Discomfort is a Learning Space

by | Nov 6, 2018 | Wellbeing

This blog is part II of a five-part series on the theme of ‘Valuing Your Difference: Your “Shortcomings” Are Your Superpowers’. It is based on the presentation of that title delivered at Nottingham UK’s #WomenInTech event in October 2018.

Read Part I: Diverse Thought Prevents Dangerous Echo Chambers


We’ve all been there. In a meeting, sales pitch or interview when we suddenly feel completely out of our depth. Or worse, completely ignorant of a topic that the others are discussing.

At face value, this is really disheartening. We curse ourselves for not being smart enough or not reading the right resources. We feel inferior and our self-confidence can take a real knock.

When we’re intimidated by people with seemingly more experience or knowledge in a particular subject, we often shrink into ourselves. Women in particular have a tendency to focus on their weaknesses, rather than their strengths.

But we mustn’t assign greater value to the knowledge of others and do ourselves a disservice. The value that you bring to a conversation is rarely shared knowledge and an agreeable position, and is instead your difference of opinion and unique experience.

Women leaders are still the minority in business. Therefore, we must find a way to become comfortable having a different opinion from those around us and often a contrasting worldview. And rather than suppress those differences, we must recognise their value.

Don’t Be Intimitated

In technical fields, specialist terminology and acronyms can be used as a power-play. I have experienced this in conversations on startup fundraising, and was relieved to hear a Seedlegals presenter once refer to pre-seed, seed, series A and series B terminology as semantics. Despite my research, I had failed to find agreeable definitions for these terms and, as a result, had felt like an amateur. The presenter’s comment finally put me at ease.

In extreme power-play examples, vocabulary and acronyms can be used to reinforce an “insiders club” and intend to keep people out. Specialist language can be used to demonstrate self-importance and expertise. It can be intimidating and feel elitist for those on the outside.

It is wise to remember that when those around you use these tactics to elevate their self-importance, it is not your issue; it is theirs. Competitive people of all genders and ages can attempt to make you feel unimportant, because status is relative; by reducing your status they elevate their own.

So how do we embrace these feelings of intense discomfort and knowledge-gap in those situations? Here are two methods to help you avoid internalising intimidation in business scenarios.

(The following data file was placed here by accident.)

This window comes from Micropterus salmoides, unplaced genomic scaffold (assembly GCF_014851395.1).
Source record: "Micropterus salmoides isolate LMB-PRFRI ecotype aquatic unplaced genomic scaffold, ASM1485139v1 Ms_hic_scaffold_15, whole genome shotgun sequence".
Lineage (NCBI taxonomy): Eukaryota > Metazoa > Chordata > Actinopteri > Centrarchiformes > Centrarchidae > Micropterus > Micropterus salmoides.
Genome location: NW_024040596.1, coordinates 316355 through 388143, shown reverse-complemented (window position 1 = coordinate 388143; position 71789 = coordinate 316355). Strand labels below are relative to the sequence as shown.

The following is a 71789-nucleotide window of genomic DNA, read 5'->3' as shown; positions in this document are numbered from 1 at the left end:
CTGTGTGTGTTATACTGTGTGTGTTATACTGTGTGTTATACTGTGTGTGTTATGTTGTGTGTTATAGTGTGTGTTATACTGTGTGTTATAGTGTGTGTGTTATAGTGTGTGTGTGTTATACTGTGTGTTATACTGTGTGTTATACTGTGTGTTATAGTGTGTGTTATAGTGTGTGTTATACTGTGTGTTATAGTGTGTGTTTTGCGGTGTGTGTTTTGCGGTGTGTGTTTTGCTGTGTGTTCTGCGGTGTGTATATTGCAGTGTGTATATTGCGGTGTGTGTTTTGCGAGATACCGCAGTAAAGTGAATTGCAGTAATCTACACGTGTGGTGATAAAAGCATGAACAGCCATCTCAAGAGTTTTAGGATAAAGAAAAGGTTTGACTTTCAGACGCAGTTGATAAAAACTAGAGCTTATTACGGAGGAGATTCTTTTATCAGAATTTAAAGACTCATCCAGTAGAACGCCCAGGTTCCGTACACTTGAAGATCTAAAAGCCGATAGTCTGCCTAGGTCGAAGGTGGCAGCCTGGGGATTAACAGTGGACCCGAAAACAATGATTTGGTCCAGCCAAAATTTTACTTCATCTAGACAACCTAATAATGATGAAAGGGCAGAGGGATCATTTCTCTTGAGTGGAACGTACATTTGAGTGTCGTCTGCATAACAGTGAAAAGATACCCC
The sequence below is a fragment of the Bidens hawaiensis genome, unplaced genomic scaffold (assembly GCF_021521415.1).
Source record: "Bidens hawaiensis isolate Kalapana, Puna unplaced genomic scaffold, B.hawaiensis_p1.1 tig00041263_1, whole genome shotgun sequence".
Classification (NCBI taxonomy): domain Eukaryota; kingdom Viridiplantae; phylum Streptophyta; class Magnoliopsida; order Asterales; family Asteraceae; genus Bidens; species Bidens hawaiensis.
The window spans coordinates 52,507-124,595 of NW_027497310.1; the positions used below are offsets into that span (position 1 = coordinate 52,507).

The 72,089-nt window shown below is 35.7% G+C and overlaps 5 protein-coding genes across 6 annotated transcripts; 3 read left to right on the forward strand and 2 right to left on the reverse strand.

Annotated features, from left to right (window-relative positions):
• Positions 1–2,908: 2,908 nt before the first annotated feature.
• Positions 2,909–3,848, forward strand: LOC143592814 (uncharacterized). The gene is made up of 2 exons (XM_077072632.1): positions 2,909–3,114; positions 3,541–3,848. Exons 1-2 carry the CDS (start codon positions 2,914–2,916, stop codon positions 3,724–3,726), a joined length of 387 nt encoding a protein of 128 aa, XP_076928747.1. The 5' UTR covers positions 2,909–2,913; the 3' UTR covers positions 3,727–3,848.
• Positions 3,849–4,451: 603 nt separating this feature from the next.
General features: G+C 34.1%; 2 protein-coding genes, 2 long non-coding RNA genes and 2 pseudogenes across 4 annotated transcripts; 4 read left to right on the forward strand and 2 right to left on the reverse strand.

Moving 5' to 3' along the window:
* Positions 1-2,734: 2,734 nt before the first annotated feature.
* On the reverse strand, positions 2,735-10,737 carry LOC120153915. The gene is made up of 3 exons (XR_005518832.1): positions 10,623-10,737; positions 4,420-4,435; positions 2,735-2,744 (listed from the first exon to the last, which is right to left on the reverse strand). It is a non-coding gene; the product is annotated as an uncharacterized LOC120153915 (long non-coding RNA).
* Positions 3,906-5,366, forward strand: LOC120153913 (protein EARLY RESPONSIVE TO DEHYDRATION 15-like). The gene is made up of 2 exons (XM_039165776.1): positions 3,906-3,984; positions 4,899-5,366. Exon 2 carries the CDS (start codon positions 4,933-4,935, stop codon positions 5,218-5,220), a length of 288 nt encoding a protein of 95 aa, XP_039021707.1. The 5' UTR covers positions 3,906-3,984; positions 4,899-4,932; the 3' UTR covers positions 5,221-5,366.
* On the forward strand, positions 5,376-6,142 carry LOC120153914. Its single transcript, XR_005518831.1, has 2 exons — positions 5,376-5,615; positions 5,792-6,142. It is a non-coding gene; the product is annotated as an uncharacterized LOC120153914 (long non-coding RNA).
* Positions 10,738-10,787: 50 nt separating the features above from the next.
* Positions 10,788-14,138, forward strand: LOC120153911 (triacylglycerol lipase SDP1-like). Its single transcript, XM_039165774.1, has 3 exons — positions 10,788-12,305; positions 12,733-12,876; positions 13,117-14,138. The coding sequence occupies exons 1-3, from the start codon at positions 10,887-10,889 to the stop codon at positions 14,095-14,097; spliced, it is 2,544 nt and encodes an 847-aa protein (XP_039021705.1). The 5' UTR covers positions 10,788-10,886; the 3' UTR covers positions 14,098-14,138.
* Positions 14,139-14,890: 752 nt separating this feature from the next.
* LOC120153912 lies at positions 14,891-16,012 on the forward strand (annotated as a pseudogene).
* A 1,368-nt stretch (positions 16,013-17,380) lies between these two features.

1. Ask “what do I bring to the table?”

During my career, I spent eight years working across two sectors that are specialist and technically advanced – financial services and technology. I am not an expert on financial regulation, or technical components within data centers. But I am an experienced marketing and business growth professional.

If my approach had been to hide my differences and to align with the thinking of others in those businesses, I would have failed. I would have fallen short of their knowledge and not brought anything to the table.

So instead of focusing on your “shortcomings”, consider what you’re bringing to the table. Share your insight and perspective even if you feel awkward – it may well dispell a dangerous assumption and prevent an expensive mistake.

As a founder, this is especially important. Your business is ultimately your responsibility; you must ensure that you are challenging your investors, your team and your advisors, so together you can make informed decisions. And encourage those around you to challenge your view too. Your business relies on it.

2. Accept that we learn through discomfort

Remember, what is far more important than your current knowledge, is your propensity to learn.

Other people’s knowledge and perceived expertise does not lessen yours. It is just different. So rather than assuming a competitive position, where your understanding is “less than”, see this as a learning opportunity.

Growth does not happen within our comfort zones. So if you’re comfortable in most of the professional interactions that you’re having, if they are right in your knowledge space, be careful. This is a dangerous place to reside, as you may well be creating your very own echo chamber*, reinforcing your assumptions rather than challenging them.

As the Chinese proverb says: “A person who asks is a fool for five minutes. A person who never asks is a fool for life.”


What’s your strategy to avoid internalising knowledge intimidation? Share your thoughts in the comments below.

Keep an eye out for the next part in the series ‘When We’re All Different, There Is No Imposter Syndrome’.  You can sign up to our newsletter below so you don’t miss it.

*Read Part I: Diverse Thought Prevents Dangerous Echo Chambers

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